In contrast to these physically-motivated estimation approaches, machine learning (ML) models that detach from any classic fundamental heat theory approximation will be examined empirically on the task of estimating the magnet temperature in a PMSM in this work. No a priori knowledge will be incorporated, and computational demand at runtime (during inference) scales less drastically with model complexity. Model parameters are fitted on observational data only, making domain knowledge less relevant. Leveraging this generalizability, one can easily transfer insights from this work into neighboring fields of interest, e.g. heating in power electronics, batteries’ state-of-health, etc.

A scheme depicting the idea of fitting a ML model on collected testbench data and having it eventually inform an arbitrary controller is shown in Fig. 1. The more accurate the control is informed of the thermal state, the better it can watch for critical operation and apply power derating [14].

Although the magnet temperature is the only contemplated target value in this work, all considered ML models are also trivially applicable to other continuous or discrete valued quantities of interest, such as torque or stator temperatures [15, 16, 17]. Furthermore, incorporating an increasing amount of spatially targeted temperature regions poses a virtually minor design overhead.

Fig. 1: Simplified scheme of the whole process from data acquisition at the test bench over model training up to the integrated temperature monitoring in an automotive application (cf. [16]).

Related Work

Certain ML approaches for the task of temperature profile estimation in a PMSM were studied before: Recurrent neural networks with memory units, in particular, long short-term memory (LSTM) or gated recurrent units (GRU) were evaluated on low-dynamic temperature profiles with a hyperparameter optimization via particle swarm optimization (PSO) in

[15]. In [16]

, temporal convolutional neural networks (TCN) were applied on also high-dynamic data and a comparison with recurrent architectures were compiled after tuning hyperparameters with Bayesian optimization. Far simpler ML models like linear regression were also shown to be effective as long as data has been preprocessed with low-pass filters in

[17].

This paper extends the related work in so far that the broader field of supervised learning in regression tasks is illuminated. All previous publications fall into the regime of either fast and simple least-squares regression, or computation-heavy and sophisticated deep learning, albeit there is a rich set of tools in between. This gap is characterized by models of intermediate complexity and expressive power, and is systematically evaluated in this work with real-time capability and achievable estimation accuracy in mind.

All experiments are conducted on the dataset111Publicly available at www.kaggle.com/wkirgsn/electric-motor-temperature from [16, 17].

Ii Regression Algorithms

The range of ML models can be categorized by e.g. their modeling capacities, prior assumptions over the data, amount of model parameters and their update rules, or simply their runtime in terms of the big-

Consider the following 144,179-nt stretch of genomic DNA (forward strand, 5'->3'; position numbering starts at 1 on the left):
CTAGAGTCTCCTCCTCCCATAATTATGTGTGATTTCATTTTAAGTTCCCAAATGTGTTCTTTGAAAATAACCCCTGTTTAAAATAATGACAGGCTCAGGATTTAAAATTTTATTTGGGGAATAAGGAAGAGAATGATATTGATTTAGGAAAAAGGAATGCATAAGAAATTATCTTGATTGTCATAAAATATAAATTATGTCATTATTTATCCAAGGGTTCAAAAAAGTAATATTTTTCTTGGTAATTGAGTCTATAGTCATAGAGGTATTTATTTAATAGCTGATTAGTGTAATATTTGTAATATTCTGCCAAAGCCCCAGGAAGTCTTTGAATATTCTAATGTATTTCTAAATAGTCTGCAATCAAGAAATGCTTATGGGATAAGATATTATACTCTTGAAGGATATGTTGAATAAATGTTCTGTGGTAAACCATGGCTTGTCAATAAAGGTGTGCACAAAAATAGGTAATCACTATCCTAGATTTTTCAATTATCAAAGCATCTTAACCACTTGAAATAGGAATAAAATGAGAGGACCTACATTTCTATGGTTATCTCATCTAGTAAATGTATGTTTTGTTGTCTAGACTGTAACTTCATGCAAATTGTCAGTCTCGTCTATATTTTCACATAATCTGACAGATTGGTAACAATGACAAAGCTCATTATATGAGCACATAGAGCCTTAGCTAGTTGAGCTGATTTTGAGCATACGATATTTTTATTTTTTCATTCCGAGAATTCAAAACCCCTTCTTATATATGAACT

notation. Representative classes for the regression task are linear models like ordinary least squares and its regularized derivatives; feed-forward neural networks as non-linear function approximators; decision trees that learn splits in the feature co-domain; support vector machines; k-nearest-neighbors; as well as the diverse ensemble of those (cf.

[18]). All contemplated models are briefly illuminated in this section.

Ii-a Ordinary Least Squares

The model family of linear approximators assume a linear relationship between a multi-dimensional input of vectors and the real-valued (possibly multi-dimensional) output vector with denoting the amount of input features, and being the amount of obervations. See [18] for a comprehensive overview.

Rearranging the minimization of the residual sum of squares gives a closed solution form for inferring the model coefficients from the data:

(1)

which is known as ordinary least squares (OLS). Popular regularized versions of OLS are called ridge regression

[19] for an additional penalty term in the cost function or LASSO [20] for the addition. Here, these are not considered as they have been shown to be inefficient for this dataset [17].

Ii-B Weighted Least Squares

A variation of OLS where all observations are weighted by a weight matrix :

(2)

Weighted least squares (WLS) is often used to account for heteroscedasticity in the data and increase robustness of the estimator. Especially in this work, there is another industry-driven incentive to weight observed data: Since the ultimate goal is to avoid overheating, it is of reasonably higher interest to estimate high temperatures more accurately than lower thermal states. When deviating from the analytical solution of the least squares method to gradient-descent-based optimization, one can also penalize under-estimates more than over-estimates, which is not covered here. WLS will be compared to OLS in Sec. 

IV-C.

Ii-C Epsilon-Support Vector Regression